Yep, that’s a movie poster, but have no fear, you haven’t accidentally wandered into our “other” blog, Kentucky Fried Popcorn – Instead, it’s a reference to what I want to write about today, which is not pipes but the pipe community and our community of fellow humans in general. I was thinking about this after spending some time writing a long letter to our French friend Claudie, trying to sum up all the things that have happened to us since we said goodbye in the Nantes train station. It seems a good topic for a post, but you’ll have to pardon me if this is a bit more personal than usual.
Our seven years in France cost us a lot… We lost a US house to foreclosure, all our savings and a lot of our possessions. Over the course of that extended struggle we were chipped away bit by bit, losing the expectations that people take for granted in their native cultures, as well as a lot of our optimism. You don’t decide to try moving to another country without plenty of optimism, but by 2008, it was gone. The world was in recession, sales were down, and that was the time the French government decided it was a good idea to double our monthly taxes (Had we remained, they would have doubled again in 2009). We sold the house and planned our return to the USA, hoping to at least leave France on a peaceful note, but the buyer broke the contract at the last possible minute, months after we’d closed down our business and let our working visas expire. We were left with absolutely nothing a mere two weeks before the plane flight was scheduled… Multiple maxed credit cards, no savings at all, no money to come from the house sale, no way to even afford the train ride to the airport, much less pay to have our workshop equipment and belongings shipped to the US. Those were genuinely the darkest days of my life.
Now here’s where that movie reference comes in… It started with an
overseas call from an American pipe collector. “How can I help?”, he
asked. The word went out through the pipe community. Aid raffles were
discussed. Donations were sent. Two different people offered us rental
houses to stay in, free of charge, until we could get back on our
feet. Checks were mailed. Bank transfers were made. I finally had to
contact my confused parents in the US to explain why these strangers
were sending money to her (as a US postal address). One fellow shipped
me a crate of wood turning tools, buffing wheels, and more. Another
drove down several states to visit and hand me $1000. Another loaded up
a U-Haul trailer with a loaner compressor AND sandblasting cabinet and
drove it all the way up here from Alabama. Someone paid our utility
bills for a year. Fellow pipemakers sent briar. Others sent furniture,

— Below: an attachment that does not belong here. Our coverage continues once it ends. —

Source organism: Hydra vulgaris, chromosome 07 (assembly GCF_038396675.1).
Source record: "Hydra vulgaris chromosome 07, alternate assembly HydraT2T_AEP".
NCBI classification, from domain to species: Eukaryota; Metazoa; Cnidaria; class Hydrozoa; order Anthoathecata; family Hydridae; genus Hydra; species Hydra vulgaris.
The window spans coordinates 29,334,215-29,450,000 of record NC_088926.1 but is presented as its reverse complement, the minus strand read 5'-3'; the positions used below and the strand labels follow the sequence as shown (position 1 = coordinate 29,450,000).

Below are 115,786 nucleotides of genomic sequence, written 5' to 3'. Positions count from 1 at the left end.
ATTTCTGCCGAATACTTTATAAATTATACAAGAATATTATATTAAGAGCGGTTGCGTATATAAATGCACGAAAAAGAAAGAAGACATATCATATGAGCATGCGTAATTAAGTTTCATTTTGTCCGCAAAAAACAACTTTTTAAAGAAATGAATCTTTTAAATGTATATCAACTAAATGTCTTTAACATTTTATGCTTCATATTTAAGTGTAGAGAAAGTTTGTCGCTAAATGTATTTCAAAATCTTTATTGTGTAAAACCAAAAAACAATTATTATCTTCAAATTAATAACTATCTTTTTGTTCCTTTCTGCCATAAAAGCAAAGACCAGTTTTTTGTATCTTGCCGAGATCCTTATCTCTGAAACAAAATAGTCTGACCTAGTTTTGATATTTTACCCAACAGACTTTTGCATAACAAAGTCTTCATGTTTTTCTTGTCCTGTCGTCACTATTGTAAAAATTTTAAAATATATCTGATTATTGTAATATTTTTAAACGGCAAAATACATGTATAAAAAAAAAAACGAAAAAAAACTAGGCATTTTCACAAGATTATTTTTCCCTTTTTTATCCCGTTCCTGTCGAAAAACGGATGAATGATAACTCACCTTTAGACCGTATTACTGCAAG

household items, food, you name it.
When we finally turned into the driveway of our new home, it was simply astonishing. We walked into a furnished house. Loaners and donated items filled every need… Couch, chairs, someone’s extra TV, a kitchen stocked with food, a foldaway bed to get us by, and a workshop spaces stacked high with tools and contributions. One lady had even provided outdoor furniture for the rear deck! It’s an overwhelming feeling, looking out into a green backyard from safe shelter when only two weeks earlier I was literally facing a homeless life in a foreign country.
After we’d moved to France, things began going badly in so many different ways, and I spent years wondering what I had done wrong… Feeling as though some higher power were out there deliberately punishing me by crashing every hope and blocking every attempt to better our situation. Writing this, it sounds crazy, paranoid, but it’s a very real headspace – When nothing goes right for year after year, you really do start to wonder why. Was it me? Was I somehow a bad person? Books and movies tell us that the bad guy always “gets his”, but life isn’t fiction. Why did so many terrible things happen to us, year after year? I don’t know. Why did so many people selflessly give of their time and money and possessions to help us out when we needed it? I can’t answer that, either, because if I was a bad enough person to deserve such punishment, I couldn’t be a good enough person to deserve such kindness. And I’m not a “good person”, not really – In fact, I’ve always considered that to be a particularly off-putting form of arrogance, those folks who smugly nod and smile and think deep inside that they’re “the good people”.
I feel like I should wrap this up here with some sort of heartwarming homily that ties it all together in a neat bow… “Lesson learned. The End.” Except that there’s not any Great Truth out there on the highways of life, no transcendent Zen moment of enlightenment when you understand the universe, no movie magic scene where you become one with the Force… Instead, what I took from my experience were these lessons: Listen. Give. Help. Don’t be an asshole. Also, if we’re measured by anything in this life, it’s not by what we personally accomplish, but by what we do to help others. That may not be what they write down in the history books, but it’s the bond that holds us together between the lines.
I’m thankful for everything that’s happened, and I look forward to tomorrow.